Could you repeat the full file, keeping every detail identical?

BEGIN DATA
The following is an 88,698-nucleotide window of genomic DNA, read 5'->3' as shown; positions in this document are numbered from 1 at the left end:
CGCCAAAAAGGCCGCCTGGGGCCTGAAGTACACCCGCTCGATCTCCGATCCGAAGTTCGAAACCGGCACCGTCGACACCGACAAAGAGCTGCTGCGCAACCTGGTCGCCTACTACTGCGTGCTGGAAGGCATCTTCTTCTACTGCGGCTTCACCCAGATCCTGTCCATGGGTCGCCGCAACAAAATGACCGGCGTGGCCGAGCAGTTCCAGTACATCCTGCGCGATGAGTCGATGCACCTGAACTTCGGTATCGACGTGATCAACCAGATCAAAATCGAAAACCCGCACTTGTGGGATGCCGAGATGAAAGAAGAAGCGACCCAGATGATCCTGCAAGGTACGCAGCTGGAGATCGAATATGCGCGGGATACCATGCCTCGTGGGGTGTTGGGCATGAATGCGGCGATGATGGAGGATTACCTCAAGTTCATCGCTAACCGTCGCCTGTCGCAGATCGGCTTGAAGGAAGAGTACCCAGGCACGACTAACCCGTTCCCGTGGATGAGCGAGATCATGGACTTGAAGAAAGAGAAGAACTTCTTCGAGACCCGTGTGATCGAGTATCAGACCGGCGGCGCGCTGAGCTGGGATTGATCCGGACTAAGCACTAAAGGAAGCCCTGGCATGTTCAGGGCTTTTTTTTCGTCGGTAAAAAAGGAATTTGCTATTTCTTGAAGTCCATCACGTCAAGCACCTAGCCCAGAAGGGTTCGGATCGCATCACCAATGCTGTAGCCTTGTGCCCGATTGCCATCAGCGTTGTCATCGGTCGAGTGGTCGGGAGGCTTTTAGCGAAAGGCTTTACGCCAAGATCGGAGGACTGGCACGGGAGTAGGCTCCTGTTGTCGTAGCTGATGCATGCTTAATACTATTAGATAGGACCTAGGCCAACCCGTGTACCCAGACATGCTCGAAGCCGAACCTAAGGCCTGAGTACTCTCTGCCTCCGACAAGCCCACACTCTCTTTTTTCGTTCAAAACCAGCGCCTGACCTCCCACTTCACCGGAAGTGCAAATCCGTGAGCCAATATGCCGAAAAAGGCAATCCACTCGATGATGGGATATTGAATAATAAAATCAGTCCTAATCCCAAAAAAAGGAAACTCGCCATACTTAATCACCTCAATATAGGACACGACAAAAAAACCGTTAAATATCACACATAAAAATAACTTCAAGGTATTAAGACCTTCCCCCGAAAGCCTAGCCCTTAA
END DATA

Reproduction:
The following is an 88,698-nucleotide window of genomic DNA, read 5'->3' as shown; positions in this document are numbered from 1 at the left end:
CGCCAAAAAGGCCGCCTGGGGCCTGAAGTACACCCGCTCGATCTCCGATCCGAAGTTCGAAACCGGCACCGTCGACACCGACAAAGAGCTGCTGCGCAACCTGGTCGCCTACTACTGCGTGCTGGAAGGCATCTTCTTCTACTGCGGCTTCACCCAGATCCTGTCCATGGGTCGCCGCAACAAAATGACCGGCGTGGCCGAGCAGTTCCAGTACATCCTGCGCGATGAGTCGATGCACCTGAACTTCGGTATCGACGTGATCAACCAGATCAAAATCGAAAACCCGCACTTGTGGGATGCCGAGATGAAAGAAGAAGCGACCCAGATGATCCTGCAAGGTACGCAGCTGGAGATCGAATATGCGCGGGATACCATGCCTCGTGGGGTGTTGGGCATGAATGCGGCGATGATGGAGGATTACCTCAAGTTCATCGCTAACCGTCGCCTGTCGCAGATCGGCTTGAAGGAAGAGTACCCAGGCACGACTAACCCGTTCCCGTGGATGAGCGAGATCATGGACTTGAAGAAAGAGAAGAACTTCTTCGAGACCCGTGTGATCGAGTATCAGACCGGCGGCGCGCTGAGCTGGGATTGATCCGGACTAAGCACTAAAGGAAGCCCTGGCATGTTCAGGGCTTTTTTTTCGTCGGTAAAAAAGGAATTTGCTATTTCTTGAAGTCCATCACGTCAAGCACCTAGCCCAGAAGGGTTCGGATCGCATCACCAATGCTGTAGCCTTGTGCCCGATTGCCATCAGCGTTGTCATCGGTCGAGTGGTCGGGAGGCTTTTAGCGAAAGGCTTTACGCCAAGATCGGAGGACTGGCACGGGAGTAGGCTCCTGTTGTCGTAGCTGATGCATGCTTAATACTATTAGATAGGACCTAGGCCAACCCGTGTACCCAGACATGCTCGAAGCCGAACCTAAGGCCTGAGTACTCTCTGCCTCCGACAAGCCCACACTCTCTTTTTTCGTTCAAAACCAGCGCCTGACCTCCCACTTCACCGGAAGTGCAAATCCGTGAGCCAATATGCCGAAAAAGGCAATCCACTCGATGATGGGATATTGAATAATAAAATCAGTCCTAATCCCAAAAAAAGGAAACTCGCCATACTTAATCACCTCAATATAGGACACGACAAAAAAACCGTTAAATATCACACATAAAAATAACTTCAAGGTATTAAGACCTTCCCCCGAAAGCCTAGCCCTTAA